Adaptors: Robert Stigwood &Bill Oakes
Music &Lyrics: The Bee Gees
Director: Ryan McBryde
Reviewer: Maggie Constable
Get that arm and the first finger ahoy and pointing ready to bust some moves, or at least watch them, for the iconic Saturday Night Fever is in town this week! When a certain John Travolta sashayed onto the dance floor in the now so-celebrated 1977 film of the same name it changed the way the world saw dance and the way we moved once and for all! Who has not emulated Travolta’s moves at some party the moment the DJ plays that song? The classic film led to an amazing surge of participation in dancing and dance classes around the globe, much the way Strictly has in the U.K over the last decade. This show, although it has many of the famous songs, people will be delighted to hear, is much more about social realism and how hard it was back then!
So the story goes that it’s 1976 in the ‘interesting’ New York borough, Brooklyn and one Tony Manero, a young Italian guy, is going nowhere and is utterly fed up with his work at the paint store. He has an incredible ability to dance and his one real ambition is to become the King of Disco and to escape his humdrum world. He comes across the lovely young Stephanie, who he adores. She also has dreams of a life and a place beyond dead-end Brooklyn and is trying to do something about it, and the two come to an agreement that they should train together for a dance competition in which they could win a lot of money. It is at this point that their lives slowly start to metamorphose and there is no going back.
Director Ryan McBryde successfully focuses us on the darker side of events, as per the original story. It is a gritty one at times, a tale of underachievement, the desire to improve one’s lot, of a boy who meets a girl who is not into him, of a girl who finds a boy who doesn’t care, of a big chance to win that all-important competition, and, oh dear!, the oh so tragic moments. Surely this cannot be a spoiler for who can have missed the movie?!
But mercifully the story also has some humour, which is definitely brought into this show. Tony’s ‘watch the hair’ routine, for example, which has us giggling aplenty and his sublime getting-ready-to-go-out -disco-mirror shenanigans in his black undies too. Excellent!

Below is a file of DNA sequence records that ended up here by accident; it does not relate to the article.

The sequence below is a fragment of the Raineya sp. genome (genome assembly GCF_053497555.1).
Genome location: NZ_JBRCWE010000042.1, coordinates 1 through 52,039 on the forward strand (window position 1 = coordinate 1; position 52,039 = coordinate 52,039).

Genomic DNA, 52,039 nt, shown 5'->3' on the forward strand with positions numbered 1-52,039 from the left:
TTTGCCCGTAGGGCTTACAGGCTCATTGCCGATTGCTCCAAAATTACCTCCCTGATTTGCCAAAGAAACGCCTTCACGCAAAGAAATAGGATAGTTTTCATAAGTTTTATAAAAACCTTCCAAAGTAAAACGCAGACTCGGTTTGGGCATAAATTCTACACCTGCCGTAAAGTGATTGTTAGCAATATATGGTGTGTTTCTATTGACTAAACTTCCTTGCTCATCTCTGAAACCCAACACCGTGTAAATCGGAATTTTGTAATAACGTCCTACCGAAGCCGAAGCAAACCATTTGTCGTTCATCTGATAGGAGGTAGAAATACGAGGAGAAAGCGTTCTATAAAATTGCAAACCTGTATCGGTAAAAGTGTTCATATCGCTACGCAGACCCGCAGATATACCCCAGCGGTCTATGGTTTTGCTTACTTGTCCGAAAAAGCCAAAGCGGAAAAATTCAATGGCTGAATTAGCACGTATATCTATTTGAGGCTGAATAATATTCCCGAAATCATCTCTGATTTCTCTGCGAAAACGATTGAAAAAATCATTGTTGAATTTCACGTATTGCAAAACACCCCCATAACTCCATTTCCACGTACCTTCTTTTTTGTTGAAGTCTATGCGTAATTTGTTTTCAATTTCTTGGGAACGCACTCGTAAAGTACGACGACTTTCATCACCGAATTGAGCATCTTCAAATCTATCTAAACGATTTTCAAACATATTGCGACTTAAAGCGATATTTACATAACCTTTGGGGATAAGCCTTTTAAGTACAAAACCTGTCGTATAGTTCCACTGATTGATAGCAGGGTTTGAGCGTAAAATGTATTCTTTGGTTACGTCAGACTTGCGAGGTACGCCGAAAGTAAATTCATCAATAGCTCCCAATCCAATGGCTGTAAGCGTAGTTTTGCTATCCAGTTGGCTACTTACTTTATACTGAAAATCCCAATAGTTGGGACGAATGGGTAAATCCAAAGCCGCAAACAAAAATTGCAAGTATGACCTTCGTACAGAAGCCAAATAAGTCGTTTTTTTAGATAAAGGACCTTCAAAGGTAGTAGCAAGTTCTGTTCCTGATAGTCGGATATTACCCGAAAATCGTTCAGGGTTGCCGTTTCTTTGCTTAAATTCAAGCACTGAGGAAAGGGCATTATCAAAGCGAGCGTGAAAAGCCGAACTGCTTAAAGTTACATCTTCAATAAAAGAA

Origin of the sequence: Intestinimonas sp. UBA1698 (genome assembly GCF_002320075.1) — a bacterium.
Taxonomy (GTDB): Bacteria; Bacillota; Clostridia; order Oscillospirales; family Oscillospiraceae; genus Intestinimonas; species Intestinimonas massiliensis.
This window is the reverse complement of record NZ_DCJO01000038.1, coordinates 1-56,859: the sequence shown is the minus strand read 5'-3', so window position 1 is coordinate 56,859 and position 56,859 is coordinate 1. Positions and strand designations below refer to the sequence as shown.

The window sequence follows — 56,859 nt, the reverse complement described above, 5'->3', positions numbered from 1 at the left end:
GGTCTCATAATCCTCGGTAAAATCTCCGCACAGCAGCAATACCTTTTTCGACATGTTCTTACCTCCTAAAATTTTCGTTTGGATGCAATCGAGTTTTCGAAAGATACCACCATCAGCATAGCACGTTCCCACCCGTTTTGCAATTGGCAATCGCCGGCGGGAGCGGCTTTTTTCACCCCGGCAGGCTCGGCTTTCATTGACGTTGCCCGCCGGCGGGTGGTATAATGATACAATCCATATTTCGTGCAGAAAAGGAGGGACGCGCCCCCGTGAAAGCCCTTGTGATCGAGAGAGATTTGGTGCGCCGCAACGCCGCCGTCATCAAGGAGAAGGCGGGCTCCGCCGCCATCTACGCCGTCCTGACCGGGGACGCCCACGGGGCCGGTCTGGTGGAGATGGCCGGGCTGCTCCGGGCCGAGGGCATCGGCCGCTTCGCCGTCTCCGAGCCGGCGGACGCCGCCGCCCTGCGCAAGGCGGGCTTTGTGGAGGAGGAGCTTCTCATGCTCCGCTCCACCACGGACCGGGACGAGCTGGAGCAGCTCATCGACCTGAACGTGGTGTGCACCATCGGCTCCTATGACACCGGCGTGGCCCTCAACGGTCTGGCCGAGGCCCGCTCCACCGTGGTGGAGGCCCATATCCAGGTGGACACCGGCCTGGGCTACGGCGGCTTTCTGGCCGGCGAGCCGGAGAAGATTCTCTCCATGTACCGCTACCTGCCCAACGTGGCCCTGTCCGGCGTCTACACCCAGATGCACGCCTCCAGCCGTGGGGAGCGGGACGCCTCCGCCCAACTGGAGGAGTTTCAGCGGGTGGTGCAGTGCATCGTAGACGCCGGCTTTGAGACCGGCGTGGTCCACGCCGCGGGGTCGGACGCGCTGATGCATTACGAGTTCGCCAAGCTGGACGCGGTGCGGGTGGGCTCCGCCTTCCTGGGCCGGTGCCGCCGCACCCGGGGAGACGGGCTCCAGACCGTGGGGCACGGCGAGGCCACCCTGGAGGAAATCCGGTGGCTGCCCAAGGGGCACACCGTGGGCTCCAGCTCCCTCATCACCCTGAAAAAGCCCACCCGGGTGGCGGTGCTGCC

The central rôle of Tony Manero is taken on by the multi-talented Danny Bayne, who is well established in this part. He struts his stuff as a very believable Italo-American from the Big Apple and he is a truly slick dancer much in the Strictly pro style. He also has an amazing voice, which he uses well and which harmonises very well with the likes of Naomi Slights as Stephanie in songs such as the lovely duet How Deep Is Your Love?. The aforementioned Ms Slights has beautiful tones, as exhibited in her rendition of Who’s Sorry Now?. She, too, is a talented dancer and the pair work excellently together. Bethany Linsdell, an equally slick mover, brings us the part of Annette, the young girl who has a crush on Tony. Convincing acting from all three helps take the story along, which is just as well since the show’s pace is sometimes slow, particularly in the second part. Bobby C, performed here by Alex Lodge, is the hapless pal who nobody seems to notice and who is desperate for help and advice. Lodge plays the part fairly well and shows us the contrast between the poignancy and the slightly dizzy side of the character, but there is something missing and his version of Tragedy (which was not in the film) does not seem to work as it should, or is it that the number is so well known and so oft covered?! Matthew Quinn’s Frank Junior is believable and his long speech to Tony about his reasons for leaving the priesthood is quietly powerful. Quinn demonstrates his guitar talents too this evening.
Andrew Wright’s choreography is dynamic and the whole cast move with sharp synchronicity and energy. The pair-dancing in the competition is breath-taking at times, especially the Latin dances. Even more impressive are those cast members who play instruments as well!! Special mention must go to CiCi Howells for her voice and for the range of instruments she can play!The various club singers harmonise superbly and are each great singers in their own right. Simon Kenny’s set is simple but effective, mainly in three moving parts, and it reflects the gritty realism of the whole piece and works.
At times a little flat this is nevertheless a very enjoyable evening’s entertainment with incredible commitment shown by the whole cast, driven and often held by Danny Bayne.
Image: Nobby Clark | Runs until 28February 15
Tagged with: Alex Lodge Andrew Wright Bethany Linsdell Bill Oakes CiCi Howells Danny Bayne Matthew Quinn Milton Keynes Theatre Naomi Slights Robert Stigwood Ryan McBryde Saturday Night Fever Simon Kenny The Bee Gees